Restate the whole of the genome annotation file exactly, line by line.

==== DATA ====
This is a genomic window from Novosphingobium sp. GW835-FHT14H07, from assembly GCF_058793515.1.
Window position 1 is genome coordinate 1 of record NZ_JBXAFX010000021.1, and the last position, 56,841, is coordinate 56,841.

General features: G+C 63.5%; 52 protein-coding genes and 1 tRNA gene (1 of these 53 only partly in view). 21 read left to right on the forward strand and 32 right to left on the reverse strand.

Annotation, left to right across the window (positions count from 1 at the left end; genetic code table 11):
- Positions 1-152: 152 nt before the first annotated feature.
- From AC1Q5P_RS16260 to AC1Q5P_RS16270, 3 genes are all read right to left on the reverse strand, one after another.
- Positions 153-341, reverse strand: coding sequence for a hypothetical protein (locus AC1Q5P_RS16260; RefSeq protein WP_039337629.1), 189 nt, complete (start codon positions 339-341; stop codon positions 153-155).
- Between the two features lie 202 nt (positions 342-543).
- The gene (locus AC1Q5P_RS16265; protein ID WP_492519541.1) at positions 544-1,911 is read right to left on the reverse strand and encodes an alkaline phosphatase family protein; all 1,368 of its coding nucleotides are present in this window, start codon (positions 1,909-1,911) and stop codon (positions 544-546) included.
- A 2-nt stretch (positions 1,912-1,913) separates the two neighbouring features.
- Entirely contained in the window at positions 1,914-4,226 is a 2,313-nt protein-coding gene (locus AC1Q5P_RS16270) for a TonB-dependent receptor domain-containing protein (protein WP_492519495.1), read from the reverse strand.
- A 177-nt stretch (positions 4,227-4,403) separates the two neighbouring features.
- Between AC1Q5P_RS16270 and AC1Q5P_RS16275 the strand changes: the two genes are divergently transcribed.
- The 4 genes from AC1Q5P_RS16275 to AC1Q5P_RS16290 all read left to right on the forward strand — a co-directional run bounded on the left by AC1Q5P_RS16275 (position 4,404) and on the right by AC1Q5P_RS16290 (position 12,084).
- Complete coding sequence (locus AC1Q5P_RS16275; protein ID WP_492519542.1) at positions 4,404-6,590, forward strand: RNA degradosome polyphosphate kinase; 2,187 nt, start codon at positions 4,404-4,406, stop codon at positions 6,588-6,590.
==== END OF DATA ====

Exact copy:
This is a genomic window from Novosphingobium sp. GW835-FHT14H07, from assembly GCF_058793515.1.
Window position 1 is genome coordinate 1 of record NZ_JBXAFX010000021.1, and the last position, 56,841, is coordinate 56,841.

General features: G+C 63.5%; 52 protein-coding genes and 1 tRNA gene (1 of these 53 only partly in view). 21 read left to right on the forward strand and 32 right to left on the reverse strand.

Annotation, left to right across the window (positions count from 1 at the left end; genetic code table 11):
- Positions 1-152: 152 nt before the first annotated feature.
- From AC1Q5P_RS16260 to AC1Q5P_RS16270, 3 genes are all read right to left on the reverse strand, one after another.
- Positions 153-341, reverse strand: coding sequence for a hypothetical protein (locus AC1Q5P_RS16260; RefSeq protein WP_039337629.1), 189 nt, complete (start codon positions 339-341; stop codon positions 153-155).
- Between the two features lie 202 nt (positions 342-543).
- The gene (locus AC1Q5P_RS16265; protein ID WP_492519541.1) at positions 544-1,911 is read right to left on the reverse strand and encodes an alkaline phosphatase family protein; all 1,368 of its coding nucleotides are present in this window, start codon (positions 1,909-1,911) and stop codon (positions 544-546) included.
- A 2-nt stretch (positions 1,912-1,913) separates the two neighbouring features.
- Entirely contained in the window at positions 1,914-4,226 is a 2,313-nt protein-coding gene (locus AC1Q5P_RS16270) for a TonB-dependent receptor domain-containing protein (protein WP_492519495.1), read from the reverse strand.
- A 177-nt stretch (positions 4,227-4,403) separates the two neighbouring features.
- Between AC1Q5P_RS16270 and AC1Q5P_RS16275 the strand changes: the two genes are divergently transcribed.
- The 4 genes from AC1Q5P_RS16275 to AC1Q5P_RS16290 all read left to right on the forward strand — a co-directional run bounded on the left by AC1Q5P_RS16275 (position 4,404) and on the right by AC1Q5P_RS16290 (position 12,084).
- Complete coding sequence (locus AC1Q5P_RS16275; protein ID WP_492519542.1) at positions 4,404-6,590, forward strand: RNA degradosome polyphosphate kinase; 2,187 nt, start codon at positions 4,404-4,406, stop codon at positions 6,588-6,590.